PC Dave Phillips funeral: Hundreds of police officers attend
Hundreds of police officers from across the UK have attended the funeral of Merseyside PC Dave Phillips, who died when he was struck by a car.
Mourners were led by Mr Phillips' widow Jen, while daughters Abigail and Sophie lit a candle in memory of their father.
The cortege, led by a pipes and drums band, made its way through Liverpool to the Anglican Cathedral.
Mr Phillips, who was 34, died on 5 October when he was hit by a vehicle in Wallasey.
PC Phillips' police hat was placed on the top of his coffin, which was draped in a Merseyside Police banner decorated with the force insignia, while a blue-and-white floral tribute read "Daddy".
The coffin was carried out of the hearse and up the steps of the cathedral by uniformed colleagues, through a guard of honour formed by other police officers.
The Reverend Lyndon Bannon, assistant priest at Willaston Christ Church, described him as "a loving gentleman" and said his widow Jen was an "inspiration".
He said that Mr Phillips had "served the nation" and put his life on the line every day.
Mr Bannon added: "If you want to see how many lives he has touched for the better, if you want to know how much he meant to everybody, then simply look around you. Look around at the immense number of people who have gathered here today from across the whole United Kingdom.
"Dave was a happy, loyal, hard-working, loving, genuine person. He was quite simply Jen's best friend."
Mr Phillips' sister, Hannah, paid tribute to her "selfless and giving" brother. She said he was a devoted family man and "our beacon for good".
She said he had the hymn The Lord is my Shepherd stored on his phone so the family would know what to sing at his funeral.
His colleague Dave Lamont said he had a "fantastic patience" and was "very disciplined".
Another of Mr Phillips' sisters, Kate, addressed the congregation with a poem which spoke of "the brightest star in the sky".
The procession had paused outside Merseyside Police headquarters, allowing colleagues to pay their respects alongside the public.
Ron Robinson, 66, from Hoylake, Wirral, said: "I am retired after 37 years with the coastguard and just wanted to pay my respects to a fallen comrade from the services.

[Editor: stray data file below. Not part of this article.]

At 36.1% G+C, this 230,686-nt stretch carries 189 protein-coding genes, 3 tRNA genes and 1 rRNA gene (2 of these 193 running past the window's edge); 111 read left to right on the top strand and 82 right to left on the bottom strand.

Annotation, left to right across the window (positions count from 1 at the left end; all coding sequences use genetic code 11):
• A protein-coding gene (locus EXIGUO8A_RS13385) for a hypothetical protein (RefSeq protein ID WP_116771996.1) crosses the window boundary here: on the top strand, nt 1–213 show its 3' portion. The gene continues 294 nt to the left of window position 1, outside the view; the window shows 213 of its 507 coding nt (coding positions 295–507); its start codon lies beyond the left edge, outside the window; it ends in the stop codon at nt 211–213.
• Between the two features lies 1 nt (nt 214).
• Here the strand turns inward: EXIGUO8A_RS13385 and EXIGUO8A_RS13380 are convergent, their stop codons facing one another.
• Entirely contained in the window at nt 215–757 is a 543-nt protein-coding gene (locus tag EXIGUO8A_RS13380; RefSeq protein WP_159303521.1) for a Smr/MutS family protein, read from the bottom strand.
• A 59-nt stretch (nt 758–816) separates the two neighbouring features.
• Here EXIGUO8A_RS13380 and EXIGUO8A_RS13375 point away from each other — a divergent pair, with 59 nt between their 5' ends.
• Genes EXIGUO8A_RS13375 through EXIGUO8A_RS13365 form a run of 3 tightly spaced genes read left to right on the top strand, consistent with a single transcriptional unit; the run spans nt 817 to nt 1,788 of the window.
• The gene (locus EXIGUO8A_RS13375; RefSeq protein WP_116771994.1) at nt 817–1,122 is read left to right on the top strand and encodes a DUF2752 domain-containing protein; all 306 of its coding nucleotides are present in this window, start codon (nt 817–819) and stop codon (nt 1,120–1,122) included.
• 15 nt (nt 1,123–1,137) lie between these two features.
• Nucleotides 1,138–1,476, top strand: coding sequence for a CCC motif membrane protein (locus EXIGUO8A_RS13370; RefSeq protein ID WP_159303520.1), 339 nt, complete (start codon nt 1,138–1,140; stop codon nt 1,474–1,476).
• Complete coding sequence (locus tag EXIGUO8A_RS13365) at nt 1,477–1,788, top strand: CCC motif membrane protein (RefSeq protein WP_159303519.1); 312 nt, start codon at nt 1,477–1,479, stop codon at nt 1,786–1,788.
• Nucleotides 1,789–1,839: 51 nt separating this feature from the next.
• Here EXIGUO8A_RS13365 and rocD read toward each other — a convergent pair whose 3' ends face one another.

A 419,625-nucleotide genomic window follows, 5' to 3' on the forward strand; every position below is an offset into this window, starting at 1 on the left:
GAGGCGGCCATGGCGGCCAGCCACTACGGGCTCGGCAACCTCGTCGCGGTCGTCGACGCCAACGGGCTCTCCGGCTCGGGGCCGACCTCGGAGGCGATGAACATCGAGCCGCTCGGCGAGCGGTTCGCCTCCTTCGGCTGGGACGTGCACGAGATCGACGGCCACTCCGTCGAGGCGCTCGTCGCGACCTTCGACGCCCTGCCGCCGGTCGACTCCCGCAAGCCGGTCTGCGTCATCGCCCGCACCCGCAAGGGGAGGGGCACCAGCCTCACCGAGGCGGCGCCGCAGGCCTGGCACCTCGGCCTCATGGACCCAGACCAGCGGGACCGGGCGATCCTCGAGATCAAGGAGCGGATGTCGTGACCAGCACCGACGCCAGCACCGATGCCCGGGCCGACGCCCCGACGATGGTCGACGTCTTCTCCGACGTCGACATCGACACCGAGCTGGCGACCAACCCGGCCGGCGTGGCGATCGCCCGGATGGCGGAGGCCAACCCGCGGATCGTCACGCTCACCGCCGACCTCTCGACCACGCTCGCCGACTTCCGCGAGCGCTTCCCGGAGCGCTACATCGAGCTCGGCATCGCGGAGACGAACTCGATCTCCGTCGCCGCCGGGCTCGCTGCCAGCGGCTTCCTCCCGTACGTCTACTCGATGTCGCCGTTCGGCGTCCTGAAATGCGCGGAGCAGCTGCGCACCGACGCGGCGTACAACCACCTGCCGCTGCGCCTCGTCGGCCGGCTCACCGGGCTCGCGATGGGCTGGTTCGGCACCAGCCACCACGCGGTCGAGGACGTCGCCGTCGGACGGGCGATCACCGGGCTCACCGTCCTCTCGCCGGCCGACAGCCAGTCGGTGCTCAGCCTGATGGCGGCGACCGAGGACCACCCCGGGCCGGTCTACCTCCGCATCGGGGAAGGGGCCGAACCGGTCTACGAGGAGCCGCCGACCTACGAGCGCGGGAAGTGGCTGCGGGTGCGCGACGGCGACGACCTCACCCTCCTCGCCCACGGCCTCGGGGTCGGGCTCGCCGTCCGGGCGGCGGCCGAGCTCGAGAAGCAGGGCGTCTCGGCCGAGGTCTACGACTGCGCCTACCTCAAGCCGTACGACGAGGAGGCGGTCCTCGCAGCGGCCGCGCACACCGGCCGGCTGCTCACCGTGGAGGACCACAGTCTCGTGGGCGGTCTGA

"He did not expect to go to work and not come back. No-one expects that."
Pensioner Beryl Thomason, from Moreton, said: "When I heard it happened, I could not stop crying. I think it is absolutely awful what happened to him and I had to come to pay my respects."
From the cathedral: BBC News reporter Helen Carter-Bennicke
A sea of black tunics stretched down Duke Street as far as the eye could see outside Liverpool's Anglican Cathedral on Monday morning.
The city fell silent except for the distant sound of a drill from a construction site.
PC Phillips' widow Jen followed the hearse with her elder daughter Abigail, seven. Her younger child, Sophie, was carried by one of the mourners.
As the cortege passed Canning Place, the Merseyside Police headquarters, the sound of the pipe band and the clopping hooves of the police horses added to the poignancy of the occasion.
Drivers on the other side of the Strand, heading to the Three Graces, paused to look over, some bowing their heads respectfully.
A lone piper played a lament as about 2,000 officers streamed into the cathedral.
'One of our finest'
Merseyside Chief Constable Sir Jon Murphy spoke of PC Phillips as an officer who showed "dedication, humility and great courage in serving his community".
He described him as "caring, compassionate and resolute" and "a man we are all proud to say was one of us and was one of our finest".
A blessing from the Bishop of Liverpool, the Right Reverend Paul Bayes, said: "Members of the Police Service, you must know that we will remember you as you go back to your duty and keep us safe. May God give you all the comfort and his peace, his light and his joy in this world and the next."
Mr Phillips' coffin was carried away as mourners applauded, clapping louder and louder as the pallbearers passed each individual row.
A private family service was due to follow.
Mr Phillips died after a pick-up vehicle mounted a central reservation where he was standing. Five people have been charged in connection with his death, including Clayton Williams, 18, from Wallasey, who is charged with murder.